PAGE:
The majority of dimension reduction techniques are built upon the optimization of an objective functionaiming to retain certain characteristics of the projected datapoints: the variance of the original dataset,the distance between the datapoints or their neighbourhood characteristics, etc. Building upon theoptimization-based formalization of dimension reduction techniques, the goal-oriented formulation ofprojection cost functions is proposed. For the optimization of the application-oriented data visualizationcost function, a Multi-gene genetic programming (GP)-based algorithm is introduced to optimize thestructures of the equations used for mapping high-dimensional data into a two-dimensional space andto select variables that are needed to explore the internal structure of the data for data-driven softwaresensor development or classifier design. The main benefit of the approach is that the evolved equationsare interpretable and can be utilized in surrogate models. The applicability of the approach is demon-strated in the benchmark wine dataset and in the estimation of the product quality in a diesel oil blendingtechnology based on an online near-infrared (NIR) analyzer. The results illustrate that the algorithm iscapable to generate goal-oriented and interpretable features, and the resultant simple algebraic equa-tions can be directly implemented into applications when there is a need for computationally cost-effective projections of high-dimensional data as the resultant algebraic equations are computationallysimpler than other solutions as neural networks.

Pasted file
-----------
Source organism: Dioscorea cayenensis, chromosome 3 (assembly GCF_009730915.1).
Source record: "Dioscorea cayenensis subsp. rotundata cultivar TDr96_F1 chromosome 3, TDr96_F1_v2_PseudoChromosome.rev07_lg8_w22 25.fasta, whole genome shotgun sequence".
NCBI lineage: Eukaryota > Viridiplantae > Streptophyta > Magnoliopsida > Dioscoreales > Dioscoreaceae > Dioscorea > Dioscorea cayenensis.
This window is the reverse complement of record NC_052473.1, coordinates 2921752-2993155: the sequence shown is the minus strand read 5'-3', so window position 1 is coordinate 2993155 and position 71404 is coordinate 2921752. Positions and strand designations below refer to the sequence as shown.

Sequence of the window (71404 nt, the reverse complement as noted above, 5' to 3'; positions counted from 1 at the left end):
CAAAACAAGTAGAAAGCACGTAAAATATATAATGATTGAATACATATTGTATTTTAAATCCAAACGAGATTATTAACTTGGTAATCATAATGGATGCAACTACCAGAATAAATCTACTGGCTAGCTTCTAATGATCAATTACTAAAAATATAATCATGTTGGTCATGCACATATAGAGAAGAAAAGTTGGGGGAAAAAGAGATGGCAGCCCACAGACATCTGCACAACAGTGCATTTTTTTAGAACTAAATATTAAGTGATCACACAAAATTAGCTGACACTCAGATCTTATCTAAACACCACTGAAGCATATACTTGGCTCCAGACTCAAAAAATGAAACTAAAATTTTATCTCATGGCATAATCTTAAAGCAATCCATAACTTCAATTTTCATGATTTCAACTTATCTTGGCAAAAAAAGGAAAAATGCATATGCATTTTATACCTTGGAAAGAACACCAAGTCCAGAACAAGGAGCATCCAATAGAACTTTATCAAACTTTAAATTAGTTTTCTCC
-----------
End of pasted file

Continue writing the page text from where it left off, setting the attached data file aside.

Genetic programming-based development of thermal runaway criteria

Common thermal runaway criteria (e.g. divergence criterion and the Maxi criterion) may predict a thermal runaway unreasonably as the Maximum Allowable Temperature (MAT) is not taken into account. This contribution proposes a method for the goal-oriented construction of reactor runaway criteria by Genetic Programming (GP). The runaway prediction problem is formulated as a critical equation-based classification task, and GP is used to identify the optimal structure of the equations that also take into account the MAT. To demonstrate the applicability of the method, tailored criteria were developed for batch and continuous stirred-tank reactors. The resultant critical equations outperform the well-known criteria in terms of the early and accurate indication of thermal runaways.